New law aims to curb abuse of prescription drugs

Posted on November 30, 2010 in Health Debates

Source: — Authors: – News/Canada
Published On Mon Nov 29 2010.   The Canadian Press, Toronto

Ontario has passed legislation aimed at curbing the abuse of the highly addictive painkiller OxyContin and other prescription drugs.

The province plans to launch a new tracking system that would monitor prescription narcotics and other controlled substances.

They include painkillers such as oxycodone, morphine and codeine, as well as stimulants and sedatives like Ritalin, Valium and phenobarbital.

The province already has a database to track drugs prescribed under the public program that funds medications for seniors, welfare recipients and the disabled.

The legislation allows the government to expand the system to cover all drugs dispensed under both public and private drug plans.

Accidental deaths due to opioid use in Ontario have soared over the past couple of decades and, according to one study, claim more lives each year than HIV.

The expanded system would send out an alert if someone tried to get the drugs from several doctors or tried to fill prescriptions at several pharmacies, said Health Minister Deb Matthews.

It will also identify doctors and pharmacists who are prescribing or dispensing large amounts of drugs, which could lead to police stepping in.

The government plans to talk to doctors, nurses and pharmacists about appropriate prescribing and dispensing practices, as well as new national guidelines regarding opioids that were released last May.

Matthews has also promised to launch new initiatives to educate patients and youth about the dangers of prescription drug abuse and expand treatments for addicts as part of the government’s overall strategy.

Ontario, which has seen prescriptions for oxycodone-containing drugs skyrocket 900 per cent since 1991, isn’t the only province trying to tackle the problem.

Nova Scotia and New Brunswick have also proposed legislation to monitor narcotics.

Nova Scotia is the only province with a program that includes monitoring, education and support for patients and health care professionals. New Brunswick is currently developing a similar program that would establish an electronic network to share a patient’s drug history with health-care providers.

British Columbia, Alberta, Saskatchewan and Manitoba have established a triplicate prescription system that monitors the use of certain drugs prone to misuse and abuse.

Under that system, each prescription has three copies: one for the prescriber, one for the pharmacist and one sent to the governing body and manually entered into a database.

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One Response to “New law aims to curb abuse of prescription drugs”

  1. j saville says:

    I am a senior who takes common regular drugs anti depressant, thyroid, restless leg syndrome (s total four) Last fall I was told the pharmacy could not refill one of the drugs because I should have enough. It turned out the pharmacy had failed to note they shorted me on a previous prescription. I was very enbarrassed over the inferrance that I was abusing the prescription. January of this year after a severe attack of sciatica I have had to see 4 different doctors (my own has been ill) in order to have the pain medication refilled (T3’s). Twice it meant 3 hours wait in emergency. I have had x-rays, a cat scan and am booked for an MRI to see if surgery is necessary to stop the pain. At one point when I explained I could not drive or walk across the icy parking lot to meet with an unknown doctor for a renewal, the clinic staff member suggested they could send an ambulance so I could see a doctor! An ambulance for a drug refill??? Today,with continuing pain I phoned in for refills for both my reg meds and Oxycodone which had now been prescribed for the pain. Once more I was informed I should still have enough (I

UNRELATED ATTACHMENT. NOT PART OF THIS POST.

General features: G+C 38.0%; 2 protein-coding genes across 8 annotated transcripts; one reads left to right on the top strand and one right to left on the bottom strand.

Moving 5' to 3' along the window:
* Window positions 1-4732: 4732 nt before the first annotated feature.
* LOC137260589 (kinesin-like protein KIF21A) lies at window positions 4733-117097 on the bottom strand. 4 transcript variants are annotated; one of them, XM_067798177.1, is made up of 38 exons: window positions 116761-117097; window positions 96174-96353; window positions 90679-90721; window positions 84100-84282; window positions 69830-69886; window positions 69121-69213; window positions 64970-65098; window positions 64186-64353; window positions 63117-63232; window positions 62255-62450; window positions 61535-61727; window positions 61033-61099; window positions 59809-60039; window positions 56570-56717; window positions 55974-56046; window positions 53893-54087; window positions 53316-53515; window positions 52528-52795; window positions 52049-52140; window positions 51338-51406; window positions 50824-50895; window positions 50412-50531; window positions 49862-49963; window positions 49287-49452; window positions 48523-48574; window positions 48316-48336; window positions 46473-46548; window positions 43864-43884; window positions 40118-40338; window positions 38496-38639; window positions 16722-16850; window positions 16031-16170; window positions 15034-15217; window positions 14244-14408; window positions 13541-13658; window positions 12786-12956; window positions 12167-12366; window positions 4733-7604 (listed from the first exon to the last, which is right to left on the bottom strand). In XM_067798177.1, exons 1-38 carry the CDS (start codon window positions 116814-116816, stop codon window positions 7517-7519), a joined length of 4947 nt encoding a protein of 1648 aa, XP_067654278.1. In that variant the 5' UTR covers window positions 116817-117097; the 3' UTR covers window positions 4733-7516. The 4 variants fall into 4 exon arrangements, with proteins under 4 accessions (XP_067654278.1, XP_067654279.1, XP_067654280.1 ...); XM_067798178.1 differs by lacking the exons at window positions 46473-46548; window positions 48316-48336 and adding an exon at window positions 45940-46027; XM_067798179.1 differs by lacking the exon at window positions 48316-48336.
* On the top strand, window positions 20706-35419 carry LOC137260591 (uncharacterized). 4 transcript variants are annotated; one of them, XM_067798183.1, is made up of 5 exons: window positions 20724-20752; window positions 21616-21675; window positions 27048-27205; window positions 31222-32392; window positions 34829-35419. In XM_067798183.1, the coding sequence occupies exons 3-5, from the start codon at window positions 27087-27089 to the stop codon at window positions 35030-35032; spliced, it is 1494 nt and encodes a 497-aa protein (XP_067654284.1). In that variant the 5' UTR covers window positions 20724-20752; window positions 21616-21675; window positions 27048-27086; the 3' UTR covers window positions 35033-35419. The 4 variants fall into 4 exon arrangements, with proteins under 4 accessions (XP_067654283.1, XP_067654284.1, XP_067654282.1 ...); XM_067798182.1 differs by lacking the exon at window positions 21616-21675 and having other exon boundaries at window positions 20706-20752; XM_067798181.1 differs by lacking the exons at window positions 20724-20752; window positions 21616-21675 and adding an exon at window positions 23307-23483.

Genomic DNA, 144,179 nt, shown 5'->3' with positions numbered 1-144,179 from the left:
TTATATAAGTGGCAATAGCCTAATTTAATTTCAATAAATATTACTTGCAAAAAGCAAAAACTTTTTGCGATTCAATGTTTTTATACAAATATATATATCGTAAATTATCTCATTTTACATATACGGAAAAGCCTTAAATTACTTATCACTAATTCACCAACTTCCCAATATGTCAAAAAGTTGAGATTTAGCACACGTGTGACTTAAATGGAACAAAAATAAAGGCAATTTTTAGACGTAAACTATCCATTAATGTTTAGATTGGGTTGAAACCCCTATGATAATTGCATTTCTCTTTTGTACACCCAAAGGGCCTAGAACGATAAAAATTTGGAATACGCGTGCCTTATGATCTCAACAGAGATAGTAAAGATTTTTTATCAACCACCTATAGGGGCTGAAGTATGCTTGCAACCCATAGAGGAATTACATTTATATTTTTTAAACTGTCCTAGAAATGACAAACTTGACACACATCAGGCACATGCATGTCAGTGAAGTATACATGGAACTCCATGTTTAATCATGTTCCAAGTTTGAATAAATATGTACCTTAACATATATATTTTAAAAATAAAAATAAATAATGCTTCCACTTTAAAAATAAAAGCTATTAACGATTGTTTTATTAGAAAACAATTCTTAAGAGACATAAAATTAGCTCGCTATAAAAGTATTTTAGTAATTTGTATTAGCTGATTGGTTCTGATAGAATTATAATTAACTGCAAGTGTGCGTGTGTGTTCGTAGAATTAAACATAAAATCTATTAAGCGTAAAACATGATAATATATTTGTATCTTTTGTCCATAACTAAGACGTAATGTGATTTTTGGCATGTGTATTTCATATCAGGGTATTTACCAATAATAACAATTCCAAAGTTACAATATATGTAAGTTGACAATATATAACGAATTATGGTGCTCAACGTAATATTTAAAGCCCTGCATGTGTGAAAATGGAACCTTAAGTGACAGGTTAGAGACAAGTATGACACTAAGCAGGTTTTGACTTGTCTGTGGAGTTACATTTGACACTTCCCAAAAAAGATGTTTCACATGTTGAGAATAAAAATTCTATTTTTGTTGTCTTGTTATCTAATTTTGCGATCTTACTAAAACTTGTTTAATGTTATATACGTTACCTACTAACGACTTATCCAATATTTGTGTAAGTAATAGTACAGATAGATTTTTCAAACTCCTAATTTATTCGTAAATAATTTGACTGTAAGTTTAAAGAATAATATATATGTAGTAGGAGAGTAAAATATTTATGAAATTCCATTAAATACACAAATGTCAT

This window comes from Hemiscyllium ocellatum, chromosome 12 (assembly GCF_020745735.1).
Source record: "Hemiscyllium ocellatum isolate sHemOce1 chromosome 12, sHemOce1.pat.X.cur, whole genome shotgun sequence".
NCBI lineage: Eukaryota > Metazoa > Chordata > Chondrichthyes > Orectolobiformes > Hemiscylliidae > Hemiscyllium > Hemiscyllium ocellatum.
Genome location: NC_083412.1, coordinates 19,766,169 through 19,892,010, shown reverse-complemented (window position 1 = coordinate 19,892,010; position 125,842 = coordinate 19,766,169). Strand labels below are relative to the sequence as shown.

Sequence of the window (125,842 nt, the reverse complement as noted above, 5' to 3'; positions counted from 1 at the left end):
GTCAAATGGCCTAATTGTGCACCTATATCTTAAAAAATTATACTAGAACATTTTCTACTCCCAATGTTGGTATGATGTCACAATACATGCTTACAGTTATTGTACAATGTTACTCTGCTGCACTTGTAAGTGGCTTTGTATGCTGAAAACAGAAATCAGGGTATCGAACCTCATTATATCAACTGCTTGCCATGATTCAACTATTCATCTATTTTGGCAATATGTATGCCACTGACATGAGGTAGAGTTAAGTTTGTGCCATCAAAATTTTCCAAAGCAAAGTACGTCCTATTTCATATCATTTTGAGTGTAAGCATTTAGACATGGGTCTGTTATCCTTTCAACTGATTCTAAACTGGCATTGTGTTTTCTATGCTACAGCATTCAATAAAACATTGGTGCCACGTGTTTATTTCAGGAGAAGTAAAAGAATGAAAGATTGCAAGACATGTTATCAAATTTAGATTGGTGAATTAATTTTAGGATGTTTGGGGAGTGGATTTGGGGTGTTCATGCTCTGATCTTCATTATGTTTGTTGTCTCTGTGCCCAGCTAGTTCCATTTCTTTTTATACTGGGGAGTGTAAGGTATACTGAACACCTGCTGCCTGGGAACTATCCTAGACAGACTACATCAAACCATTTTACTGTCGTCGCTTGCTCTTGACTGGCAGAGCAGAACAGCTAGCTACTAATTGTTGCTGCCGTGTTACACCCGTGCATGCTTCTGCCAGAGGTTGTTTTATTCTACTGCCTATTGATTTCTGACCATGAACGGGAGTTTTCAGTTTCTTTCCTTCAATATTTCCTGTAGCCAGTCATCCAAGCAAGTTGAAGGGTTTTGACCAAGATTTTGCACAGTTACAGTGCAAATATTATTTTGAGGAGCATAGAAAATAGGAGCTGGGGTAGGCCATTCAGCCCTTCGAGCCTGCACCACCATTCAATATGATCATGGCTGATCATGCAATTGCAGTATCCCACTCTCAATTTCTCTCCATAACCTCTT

had 5) so they would not refill. On calculating I was right on track given the amount of pain. Since I am a 71 year old widow, it is difficult for me to not only get into my vehicle, but to deal with the pain once it sets in. Never mind should I be driving at all. I can expect another month of this before treament is decided. I, and all the friends I can think of are NOT abusing drugs. This a flawed solution to the problem, with pharmaceutical aids deciding by assumption that the patient must be at fault. The answer is not to penalize those who are ill and suffering, trying to use common sense when doctors are not easily accessible, but to penalize those who are actually addicted or selling. Surely pharmacists can be trusted to watch for patterns of abuse, and surely those who are criminals should be more severely punished than they are. In small towns this leaves good people wide open to gossips.

    It is also well known in our area and Thunder Bay that certain related individuals fake pain, obtain prescriptions and then sell the drugs. Unfortunately medical and and police professions have a high risk of being labelled racist if they don’t comply. And this is just a small piece of well known, but because of the racisim tag, abuse of our health care system. This needs to be re-examined as a solution….and soon!


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